Manual The Outrageous Myths of Enlightenment

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A tragic example is the myth of Aryan supremacy espoused by Nazism, which led to the murdering of Jews , Gypsies, and others during the Second World War. It is a common mistake to interpret a given myth in the light of one's culture and not within its own. Religious entrenchment, based on specific mythic narratives, often leads to disastrous social and political consequences. Myths can be understood as humanity's first attempt to interpret and understand natural phenomena. As such, they can legitimately be considered as science's ancestors.

In particular, there is an all-pervasive, cross-cultural need to understand the origin of human beings and of the world. These myths, called creation myths, are part of every culture, past and present. In the West, the most familiar is that narrated in the biblical book of Genesis , which attributes the origin of the world and of its beings to God. The vast majority of creation myths follow similar lines, in that they credit the existence of the world to the action of a god, goddess, or several gods.

These myths fall in a category where time had a specific start in the past, the moment of creation. Still within this category, there are myths that claim the universe originated spontaneously out of chaos, without divine intervention, while others, such as the Maoris of New Zealand , claim it appeared out of nothing. Other creation myths, such as those from the Jains of India , say the universe has always existed and will always exist, while others, like the Hindus, believe the universe is created and destroyed in an eternal succession of cycles.

The same basic concerns with nature and its impact on human existence that are addressed by mythic narratives play a crucial role in the development of science. Questions that were once the exclusive province of religion, such as the origin of the world, the origin of life, and the origin of mind, are now subjects of intensive scientific research.


It is possible to trace a gradual, albeit not continuous, transition from the mythic to the scientific discourse. The first rupture with a purely religious description of nature is attributed to the pre-Socratic philosophers, who flourished in Greece during the sixth and fifth centuries b. For the first time, it is possible to identify an effort to answer questions about nature through natural causation mechanisms, as opposed to supernatural ones. This tendency continued with Plato and Aristotle , although both included supernatural elements in their schemes of the world.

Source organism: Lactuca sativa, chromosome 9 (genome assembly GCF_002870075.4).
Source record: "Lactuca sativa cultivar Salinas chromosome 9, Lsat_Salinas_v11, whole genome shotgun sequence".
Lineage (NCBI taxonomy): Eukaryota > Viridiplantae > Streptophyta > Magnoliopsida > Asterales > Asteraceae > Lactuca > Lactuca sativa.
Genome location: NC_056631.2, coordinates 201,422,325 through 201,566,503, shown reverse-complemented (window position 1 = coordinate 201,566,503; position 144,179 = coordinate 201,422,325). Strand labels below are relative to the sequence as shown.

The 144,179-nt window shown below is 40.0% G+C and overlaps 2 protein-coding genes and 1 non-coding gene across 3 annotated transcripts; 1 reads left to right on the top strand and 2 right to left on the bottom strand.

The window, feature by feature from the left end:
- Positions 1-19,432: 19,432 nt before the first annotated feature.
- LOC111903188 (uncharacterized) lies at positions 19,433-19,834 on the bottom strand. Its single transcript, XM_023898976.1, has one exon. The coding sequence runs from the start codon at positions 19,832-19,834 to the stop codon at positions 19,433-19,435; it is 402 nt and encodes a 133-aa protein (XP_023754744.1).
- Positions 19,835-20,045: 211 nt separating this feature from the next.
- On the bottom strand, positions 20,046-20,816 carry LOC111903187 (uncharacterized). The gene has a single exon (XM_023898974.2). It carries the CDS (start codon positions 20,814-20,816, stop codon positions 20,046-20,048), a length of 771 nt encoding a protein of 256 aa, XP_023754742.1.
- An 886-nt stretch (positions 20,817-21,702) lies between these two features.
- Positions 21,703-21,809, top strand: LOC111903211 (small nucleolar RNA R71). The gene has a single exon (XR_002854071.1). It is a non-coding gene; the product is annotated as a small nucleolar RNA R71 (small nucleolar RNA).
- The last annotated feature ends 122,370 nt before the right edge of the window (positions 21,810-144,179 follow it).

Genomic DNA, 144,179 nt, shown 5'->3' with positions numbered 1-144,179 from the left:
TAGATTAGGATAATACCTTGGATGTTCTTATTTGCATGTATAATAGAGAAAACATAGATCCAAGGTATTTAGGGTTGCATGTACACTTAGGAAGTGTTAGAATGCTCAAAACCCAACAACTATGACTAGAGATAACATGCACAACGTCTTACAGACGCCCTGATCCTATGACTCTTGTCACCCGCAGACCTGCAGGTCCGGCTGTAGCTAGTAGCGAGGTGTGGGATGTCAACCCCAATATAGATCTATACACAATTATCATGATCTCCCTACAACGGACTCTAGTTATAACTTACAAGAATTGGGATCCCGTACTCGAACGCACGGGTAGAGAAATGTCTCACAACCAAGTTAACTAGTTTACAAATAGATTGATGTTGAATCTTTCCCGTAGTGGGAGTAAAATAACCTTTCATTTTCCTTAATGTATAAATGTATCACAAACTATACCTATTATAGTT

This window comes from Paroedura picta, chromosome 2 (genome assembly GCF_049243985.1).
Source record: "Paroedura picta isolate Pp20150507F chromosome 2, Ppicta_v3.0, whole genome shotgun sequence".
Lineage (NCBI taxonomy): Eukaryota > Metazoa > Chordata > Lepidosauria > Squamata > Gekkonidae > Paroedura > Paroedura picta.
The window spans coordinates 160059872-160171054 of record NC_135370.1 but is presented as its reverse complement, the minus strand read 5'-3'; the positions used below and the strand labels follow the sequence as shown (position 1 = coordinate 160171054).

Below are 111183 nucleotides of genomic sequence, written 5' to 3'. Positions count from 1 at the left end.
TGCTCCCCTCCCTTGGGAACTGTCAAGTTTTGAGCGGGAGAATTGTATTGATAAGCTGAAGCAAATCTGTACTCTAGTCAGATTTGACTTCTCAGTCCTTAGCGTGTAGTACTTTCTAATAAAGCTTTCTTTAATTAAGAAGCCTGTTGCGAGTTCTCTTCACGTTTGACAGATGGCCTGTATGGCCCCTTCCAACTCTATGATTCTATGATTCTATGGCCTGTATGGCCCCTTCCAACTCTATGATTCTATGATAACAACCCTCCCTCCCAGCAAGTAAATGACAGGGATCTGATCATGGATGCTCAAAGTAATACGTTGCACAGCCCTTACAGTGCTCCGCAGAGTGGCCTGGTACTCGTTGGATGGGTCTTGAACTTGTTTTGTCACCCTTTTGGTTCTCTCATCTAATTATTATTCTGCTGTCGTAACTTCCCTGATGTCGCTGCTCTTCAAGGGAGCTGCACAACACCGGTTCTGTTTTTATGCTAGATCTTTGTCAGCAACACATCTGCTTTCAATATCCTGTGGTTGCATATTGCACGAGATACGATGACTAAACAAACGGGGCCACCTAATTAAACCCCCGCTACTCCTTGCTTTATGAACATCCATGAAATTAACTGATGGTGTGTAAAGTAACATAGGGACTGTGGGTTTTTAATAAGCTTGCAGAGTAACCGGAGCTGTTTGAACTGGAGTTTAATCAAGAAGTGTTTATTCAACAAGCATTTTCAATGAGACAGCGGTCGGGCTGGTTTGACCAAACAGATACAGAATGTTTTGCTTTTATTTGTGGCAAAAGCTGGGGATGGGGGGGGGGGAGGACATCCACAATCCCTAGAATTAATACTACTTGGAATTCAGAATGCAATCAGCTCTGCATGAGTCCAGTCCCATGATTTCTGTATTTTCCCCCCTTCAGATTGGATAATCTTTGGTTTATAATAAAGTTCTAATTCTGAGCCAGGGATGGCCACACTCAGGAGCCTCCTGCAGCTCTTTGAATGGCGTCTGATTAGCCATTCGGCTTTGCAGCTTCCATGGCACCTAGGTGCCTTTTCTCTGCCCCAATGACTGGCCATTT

The Demiurge, for Plato, was a cosmic intelligence, responsible for the rational design of the world; the Unmoved Mover, for Aristotle, was the first cause of motion, the world's primal dynamic impulse. As we move on to the Renaissance and the development of modern science, influences from Greek thought, combined with Christian theology, are clearly present in the works of several natural philosophers, including Johannes Kepler and Isaac Newton.

Their task was to translate God's natural creations to humanity, using reason as the common language. The oral and verbal narratives of myths were increasingly substituted by mathematical descriptions of natural phenomena. The very success of the physical sciences served to distance the scientist from the theologian; as humanity learned more about nature through reason, a smaller role was attributed to God and the supernatural in the workings of the world.

Today, science is widely perceived as the antithesis of religion: In a world of reason, there is no place for God and the supernatural. This polarized view of science and religion leads to much confusion. Although it is often argued that there is no place for religion in the modern scientific discourse, it is also true that science cannot completely distance itself from its mythic roots. One of the strengths of science is its universality: A theory or explanation accepted by the scientific community will be correct for every scientist, irrespective of religious creed, nationality, or political stance.